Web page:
PHOTO: JetBlue wants to increase service to Cuba. (photo via Flickr/Tomas Del Coro)
Barely a month after JetBlue and American Airlines scaled back on the number of seats and flights to Cuba, while Frontier, Spirit and Silver completely cut service to the island nation—all reactions to a gross overestimation of demand for travel—the New York-based airline now wants to increase service to Havana.
JetBlue has formally applied to the U.S. Department of Transportation for seven of the 21 slots to Cuba that will become available when Frontier, Spirit and Silver abandon service later this spring
"In light of Spirit and Frontier terminating service to Havana, Cuba, on May 31, 2017, and June 4, 2017, respectively, JetBlue hereby applies for seven weekly frequencies in order to provide additional non-stop service between Fort Lauderdale, Florida and Havana, Cuba, and to inaugurate the first ever non-stop service between Boston, Massachusetts and Havana, Cuba.,” the airline said in its application to the DOT.
“JetBlue proposes to begin the additional services on November 1, 2017, in order to capitalize on the success of JetBlue’s initial entry into Cuba, which has provided customers in both countries with access to JetBlue’s low airfares and award-winning service.”
JetBlue currently provides daily non-stop service from New York to Havana, as well as from Orlando to Havana, and 13 times weekly service from Fort Lauderdale to Havana. The Long Island-based carrier has requested six weekly frequencies in order to increase its service levels on that route, as well as beginning the first-ever non-stop service between Boston and Havana with weekly Saturday service.
Still, it’s a curious move given the current climate for demand to the island.
Which begs the question, “Do they know something about what the Trump Administration is planning with respect to how its forthcoming policy review may be implemented?”
Those are the words of John Kavulich, President of the U.S.-Cuba Trade and Economic Council, Inc.
Kavulich obviously has a vested interest in how the trend will swing when it comes to Cuban travel, and he noted that the three largest United States cruise lines have substantially increased the number of itineraries that include island stops for 2017 and 2018—at capacity transporting more than 185,000 passengers on more than 100 sailings.
The cruise lines did not require additional authorizations to do so.
So, what’s next for JetBlue?
“Insightful will be the public comments, including from its competitors, Members of the United States Congress, and Governors relating to the filing by JetBlue Airways,” Kavulich said via email. “And how the DOT responds.”
American and Delta have joined JetBlue in applying for the right to increase service to Havana.
On Monday, American became the third carrier in four days to ask the Department of Transportation to award it some of the 21 weekly U.S.-Havana frequencies that Spirit and Frontier will surrender in the late spring. The move followed the submission of a similar application by Delta last Friday.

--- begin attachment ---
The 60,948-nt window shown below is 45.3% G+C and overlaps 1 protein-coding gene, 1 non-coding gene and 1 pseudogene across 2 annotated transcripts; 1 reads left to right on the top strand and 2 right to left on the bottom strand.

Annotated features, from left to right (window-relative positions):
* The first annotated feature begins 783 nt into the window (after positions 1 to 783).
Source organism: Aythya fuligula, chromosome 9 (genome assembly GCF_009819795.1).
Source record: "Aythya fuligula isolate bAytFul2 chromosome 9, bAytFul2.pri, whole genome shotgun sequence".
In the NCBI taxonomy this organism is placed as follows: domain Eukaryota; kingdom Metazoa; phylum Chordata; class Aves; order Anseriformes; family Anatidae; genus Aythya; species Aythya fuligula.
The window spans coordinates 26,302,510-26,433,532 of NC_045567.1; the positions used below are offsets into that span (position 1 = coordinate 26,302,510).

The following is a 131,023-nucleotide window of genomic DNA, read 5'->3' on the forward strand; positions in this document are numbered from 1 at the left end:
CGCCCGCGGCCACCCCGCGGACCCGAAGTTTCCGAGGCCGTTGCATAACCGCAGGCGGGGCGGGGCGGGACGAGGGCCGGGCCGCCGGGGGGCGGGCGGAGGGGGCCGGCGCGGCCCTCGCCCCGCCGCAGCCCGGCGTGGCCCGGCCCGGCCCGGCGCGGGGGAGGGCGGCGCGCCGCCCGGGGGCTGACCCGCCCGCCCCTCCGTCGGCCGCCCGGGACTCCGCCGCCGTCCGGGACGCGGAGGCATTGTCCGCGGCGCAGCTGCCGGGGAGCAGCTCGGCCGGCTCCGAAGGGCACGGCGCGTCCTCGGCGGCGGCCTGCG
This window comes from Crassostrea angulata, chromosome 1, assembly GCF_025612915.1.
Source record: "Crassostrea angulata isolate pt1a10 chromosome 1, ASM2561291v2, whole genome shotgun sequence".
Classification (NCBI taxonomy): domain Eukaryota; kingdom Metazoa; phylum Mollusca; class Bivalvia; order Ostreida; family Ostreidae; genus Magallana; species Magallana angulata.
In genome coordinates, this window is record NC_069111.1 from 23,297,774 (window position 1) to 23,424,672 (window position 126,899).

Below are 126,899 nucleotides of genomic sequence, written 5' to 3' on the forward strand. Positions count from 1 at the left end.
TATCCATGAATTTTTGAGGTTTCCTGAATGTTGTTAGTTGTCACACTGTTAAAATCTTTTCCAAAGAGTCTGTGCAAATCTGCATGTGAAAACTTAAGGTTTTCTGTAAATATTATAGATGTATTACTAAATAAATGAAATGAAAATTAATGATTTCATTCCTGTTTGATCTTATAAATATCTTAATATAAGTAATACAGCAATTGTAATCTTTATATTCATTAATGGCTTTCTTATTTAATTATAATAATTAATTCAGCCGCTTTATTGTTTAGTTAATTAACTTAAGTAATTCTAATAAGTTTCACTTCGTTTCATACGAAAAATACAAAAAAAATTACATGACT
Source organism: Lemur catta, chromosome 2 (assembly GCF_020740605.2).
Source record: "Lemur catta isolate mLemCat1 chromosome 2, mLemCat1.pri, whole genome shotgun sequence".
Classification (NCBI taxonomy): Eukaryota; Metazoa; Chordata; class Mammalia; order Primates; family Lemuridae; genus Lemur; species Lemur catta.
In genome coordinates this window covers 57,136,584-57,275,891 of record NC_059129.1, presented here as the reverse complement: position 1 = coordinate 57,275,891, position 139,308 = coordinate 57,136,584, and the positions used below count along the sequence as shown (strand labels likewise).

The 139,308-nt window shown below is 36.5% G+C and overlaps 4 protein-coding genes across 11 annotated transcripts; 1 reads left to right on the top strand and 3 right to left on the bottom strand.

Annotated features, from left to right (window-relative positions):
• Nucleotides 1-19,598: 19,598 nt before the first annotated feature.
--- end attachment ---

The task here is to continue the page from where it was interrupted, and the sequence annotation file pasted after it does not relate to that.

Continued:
Spirit plans to drop its twice-daily Fort Lauderdale-Havana flights on May 31, while Frontier will cease its daily Miami-Havana service on June 4. The end of those services will open new Havana availabilities under the 2016 U.S-Cuba aviation agreement, which allows for a maximum of 20 flights daily from the U.S. to Havana.
American requested permission to operate a fifth daily Miami-Havana flight beginning no later than Oct. 5 while Delta hopes to begin flying a second daily Miami-Havana operation no later than Dec. 15.
Both applications came on the heels of an April 20 application by JetBlue to increase from 13 to 19 its total flights per week from Fort Lauderdale to Havana. JetBlue has also asked for approval to begin a weekly Boston-Havana service.
Efforts by American, Delta and JetBlue to obtain more Havana frequencies go against the trend that materialized in the six months after commercial service between the U.S. and Cuba resumed late last year.
Spirit, Frontier and the Florida regional carrier Silver have all pulled out of Cuba, citing overcapacity, high operating costs and lack of demand. American and JetBlue have downsized aircraft on some Cuba flights.
Delta painted a happier picture on Miami-Havana routes in its April 21 application.
"As the Cuba market has developed, load factors have improved on DL's existing flights to [Havana], with [Miami] having the strongest performance," the carrier said.
primary obstacle to large scale travel from the US to Cuba are US legal
restrictions that permit only "purposeful travel", the codified
When Congress ends travel
restrictions, holiday vacations will become possible for Americans in the well
developed resorts that serve nearly three million European and Canadian
tourists. The airlines won't have any problem filling seats.
American who go independently
under the individual general license for people to people travel find Cuba a
welcoming and inexpensive destination. http://tinyurl.com/NYTflyer
would be nice to hear that one of the airlines is seeking a slot to serve
Santiago, Cuba's second largest city.
offers unique historical attractions: the monument to the Rough Riders, the
Maceo Memorial, the Moncada Barracks with a good museum, the tombs of Jose
Marti and Fidel Castro.
Frontier never began its proposed service from Chicago to Santiago with a stop in
Florida. Silver's cancellation ended the only flight from the US. The closest
airport is in Holguin with daily service by American Airlines.
If the airline also flew on to Havana, returned to Santiago, then went back to the
US, it would address a great need for domestic air service and generate
additional business from Americans who find it very hard to visit both ends of